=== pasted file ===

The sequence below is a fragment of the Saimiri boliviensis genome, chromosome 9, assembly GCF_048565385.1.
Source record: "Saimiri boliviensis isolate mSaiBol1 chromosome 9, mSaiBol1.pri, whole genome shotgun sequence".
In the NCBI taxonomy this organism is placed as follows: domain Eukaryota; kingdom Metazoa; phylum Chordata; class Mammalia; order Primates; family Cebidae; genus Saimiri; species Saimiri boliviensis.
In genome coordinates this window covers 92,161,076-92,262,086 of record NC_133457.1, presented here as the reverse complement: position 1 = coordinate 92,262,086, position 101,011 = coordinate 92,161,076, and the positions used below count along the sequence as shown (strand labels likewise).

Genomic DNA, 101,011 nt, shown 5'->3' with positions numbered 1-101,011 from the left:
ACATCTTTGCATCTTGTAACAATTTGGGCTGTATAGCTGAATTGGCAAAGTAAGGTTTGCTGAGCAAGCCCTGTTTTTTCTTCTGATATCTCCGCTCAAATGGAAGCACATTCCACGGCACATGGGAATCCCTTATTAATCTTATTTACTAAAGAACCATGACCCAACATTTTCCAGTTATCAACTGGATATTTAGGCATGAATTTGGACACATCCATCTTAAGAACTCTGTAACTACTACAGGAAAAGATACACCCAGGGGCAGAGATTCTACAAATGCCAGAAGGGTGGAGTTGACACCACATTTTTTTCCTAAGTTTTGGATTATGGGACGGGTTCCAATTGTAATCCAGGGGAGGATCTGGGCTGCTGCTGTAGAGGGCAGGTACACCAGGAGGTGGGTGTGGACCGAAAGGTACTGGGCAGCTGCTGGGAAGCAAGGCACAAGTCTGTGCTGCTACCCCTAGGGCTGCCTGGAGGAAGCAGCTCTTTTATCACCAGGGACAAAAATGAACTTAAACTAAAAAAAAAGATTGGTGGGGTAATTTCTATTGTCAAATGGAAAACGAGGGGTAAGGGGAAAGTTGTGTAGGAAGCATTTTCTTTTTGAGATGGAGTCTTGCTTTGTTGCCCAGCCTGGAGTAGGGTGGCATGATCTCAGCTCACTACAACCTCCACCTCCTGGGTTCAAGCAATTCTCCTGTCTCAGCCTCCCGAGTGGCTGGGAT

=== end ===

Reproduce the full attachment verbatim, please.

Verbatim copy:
The sequence below is a fragment of the Saimiri boliviensis genome, chromosome 9, assembly GCF_048565385.1.
Source record: "Saimiri boliviensis isolate mSaiBol1 chromosome 9, mSaiBol1.pri, whole genome shotgun sequence".
In the NCBI taxonomy this organism is placed as follows: domain Eukaryota; kingdom Metazoa; phylum Chordata; class Mammalia; order Primates; family Cebidae; genus Saimiri; species Saimiri boliviensis.
In genome coordinates this window covers 92,161,076-92,262,086 of record NC_133457.1, presented here as the reverse complement: position 1 = coordinate 92,262,086, position 101,011 = coordinate 92,161,076, and the positions used below count along the sequence as shown (strand labels likewise).

Genomic DNA, 101,011 nt, shown 5'->3' with positions numbered 1-101,011 from the left:
ACATCTTTGCATCTTGTAACAATTTGGGCTGTATAGCTGAATTGGCAAAGTAAGGTTTGCTGAGCAAGCCCTGTTTTTTCTTCTGATATCTCCGCTCAAATGGAAGCACATTCCACGGCACATGGGAATCCCTTATTAATCTTATTTACTAAAGAACCATGACCCAACATTTTCCAGTTATCAACTGGATATTTAGGCATGAATTTGGACACATCCATCTTAAGAACTCTGTAACTACTACAGGAAAAGATACACCCAGGGGCAGAGATTCTACAAATGCCAGAAGGGTGGAGTTGACACCACATTTTTTTCCTAAGTTTTGGATTATGGGACGGGTTCCAATTGTAATCCAGGGGAGGATCTGGGCTGCTGCTGTAGAGGGCAGGTACACCAGGAGGTGGGTGTGGACCGAAAGGTACTGGGCAGCTGCTGGGAAGCAAGGCACAAGTCTGTGCTGCTACCCCTAGGGCTGCCTGGAGGAAGCAGCTCTTTTATCACCAGGGACAAAAATGAACTTAAACTAAAAAAAAAGATTGGTGGGGTAATTTCTATTGTCAAATGGAAAACGAGGGGTAAGGGGAAAGTTGTGTAGGAAGCATTTTCTTTTTGAGATGGAGTCTTGCTTTGTTGCCCAGCCTGGAGTAGGGTGGCATGATCTCAGCTCACTACAACCTCCACCTCCTGGGTTCAAGCAATTCTCCTGTCTCAGCCTCCCGAGTGGCTGGGAT